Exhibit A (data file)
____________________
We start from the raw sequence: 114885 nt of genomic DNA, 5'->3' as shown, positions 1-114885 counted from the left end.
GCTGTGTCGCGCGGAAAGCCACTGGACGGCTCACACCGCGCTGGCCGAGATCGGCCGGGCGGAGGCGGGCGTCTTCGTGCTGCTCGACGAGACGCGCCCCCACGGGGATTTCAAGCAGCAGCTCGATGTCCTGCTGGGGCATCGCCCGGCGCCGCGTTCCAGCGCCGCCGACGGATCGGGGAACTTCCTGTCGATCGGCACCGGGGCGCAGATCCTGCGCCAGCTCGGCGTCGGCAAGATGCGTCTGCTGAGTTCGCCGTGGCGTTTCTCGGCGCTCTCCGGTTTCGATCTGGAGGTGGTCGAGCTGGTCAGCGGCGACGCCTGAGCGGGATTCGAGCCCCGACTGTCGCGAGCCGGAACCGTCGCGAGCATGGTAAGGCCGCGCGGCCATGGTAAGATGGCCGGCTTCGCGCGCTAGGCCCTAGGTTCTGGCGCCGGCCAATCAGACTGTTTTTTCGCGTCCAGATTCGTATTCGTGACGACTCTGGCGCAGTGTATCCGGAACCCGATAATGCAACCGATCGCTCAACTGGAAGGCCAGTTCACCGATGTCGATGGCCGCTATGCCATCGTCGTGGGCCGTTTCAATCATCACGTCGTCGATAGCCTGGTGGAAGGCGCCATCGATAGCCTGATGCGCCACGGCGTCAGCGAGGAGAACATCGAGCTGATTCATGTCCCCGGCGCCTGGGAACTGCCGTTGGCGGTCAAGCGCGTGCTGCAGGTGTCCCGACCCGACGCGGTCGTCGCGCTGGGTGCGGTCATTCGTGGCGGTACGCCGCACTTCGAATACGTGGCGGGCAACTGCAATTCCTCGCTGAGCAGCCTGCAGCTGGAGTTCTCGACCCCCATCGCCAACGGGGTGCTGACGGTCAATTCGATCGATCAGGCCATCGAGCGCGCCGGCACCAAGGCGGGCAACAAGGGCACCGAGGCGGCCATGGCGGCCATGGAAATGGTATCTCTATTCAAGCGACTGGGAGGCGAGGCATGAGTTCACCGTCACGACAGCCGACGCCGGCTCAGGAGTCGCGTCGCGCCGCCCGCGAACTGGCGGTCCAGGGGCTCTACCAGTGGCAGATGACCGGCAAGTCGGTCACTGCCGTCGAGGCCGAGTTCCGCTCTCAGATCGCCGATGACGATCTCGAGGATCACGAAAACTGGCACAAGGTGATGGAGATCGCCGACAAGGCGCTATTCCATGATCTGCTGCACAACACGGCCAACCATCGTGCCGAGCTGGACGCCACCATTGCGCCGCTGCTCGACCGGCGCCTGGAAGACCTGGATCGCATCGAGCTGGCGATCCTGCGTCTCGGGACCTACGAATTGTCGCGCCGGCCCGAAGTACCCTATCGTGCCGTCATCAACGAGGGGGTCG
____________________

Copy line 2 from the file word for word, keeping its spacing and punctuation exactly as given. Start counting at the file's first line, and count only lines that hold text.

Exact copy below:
GCTGTGTCGCGCGGAAAGCCACTGGACGGCTCACACCGCGCTGGCCGAGATCGGCCGGGCGGAGGCGGGCGTCTTCGTGCTGCTCGACGAGACGCGCCCCCACGGGGATTTCAAGCAGCAGCTCGATGTCCTGCTGGGGCATCGCCCGGCGCCGCGTTCCAGCGCCGCCGACGGATCGGGGAACTTCCTGTCGATCGGCACCGGGGCGCAGATCCTGCGCCAGCTCGGCGTCGGCAAGATGCGTCTGCTGAGTTCGCCGTGGCGTTTCTCGGCGCTCTCCGGTTTCGATCTGGAGGTGGTCGAGCTGGTCAGCGGCGACGCCTGAGCGGGATTCGAGCCCCGACTGTCGCGAGCCGGAACCGTCGCGAGCATGGTAAGGCCGCGCGGCCATGGTAAGATGGCCGGCTTCGCGCGCTAGGCCCTAGGTTCTGGCGCCGGCCAATCAGACTGTTTTTTCGCGTCCAGATTCGTATTCGTGACGACTCTGGCGCAGTGTATCCGGAACCCGATAATGCAACCGATCGCTCAACTGGAAGGCCAGTTCACCGATGTCGATGGCCGCTATGCCATCGTCGTGGGCCGTTTCAATCATCACGTCGTCGATAGCCTGGTGGAAGGCGCCATCGATAGCCTGATGCGCCACGGCGTCAGCGAGGAGAACATCGAGCTGATTCATGTCCCCGGCGCCTGGGAACTGCCGTTGGCGGTCAAGCGCGTGCTGCAGGTGTCCCGACCCGACGCGGTCGTCGCGCTGGGTGCGGTCATTCGTGGCGGTACGCCGCACTTCGAATACGTGGCGGGCAACTGCAATTCCTCGCTGAGCAGCCTGCAGCTGGAGTTCTCGACCCCCATCGCCAACGGGGTGCTGACGGTCAATTCGATCGATCAGGCCATCGAGCGCGCCGGCACCAAGGCGGGCAACAAGGGCACCGAGGCGGCCATGGCGGCCATGGAAATGGTATCTCTATTCAAGCGACTGGGAGGCGAGGCATGAGTTCACCGTCACGACAGCCGACGCCGGCTCAGGAGTCGCGTCGCGCCGCCCGCGAACTGGCGGTCCAGGGGCTCTACCAGTGGCAGATGACCGGCAAGTCGGTCACTGCCGTCGAGGCCGAGTTCCGCTCTCAGATCGCCGATGACGATCTCGAGGATCACGAAAACTGGCACAAGGTGATGGAGATCGCCGACAAGGCGCTATTCCATGATCTGCTGCACAACACGGCCAACCATCGTGCCGAGCTGGACGCCACCATTGCGCCGCTGCTCGACCGGCGCCTGGAAGACCTGGATCGCATCGAGCTGGCGATCCTGCGTCTCGGGACCTACGAATTGTCGCGCCGGCCCGAAGTACCCTATCGTGCCGTCATCAACGAGGGGGTCG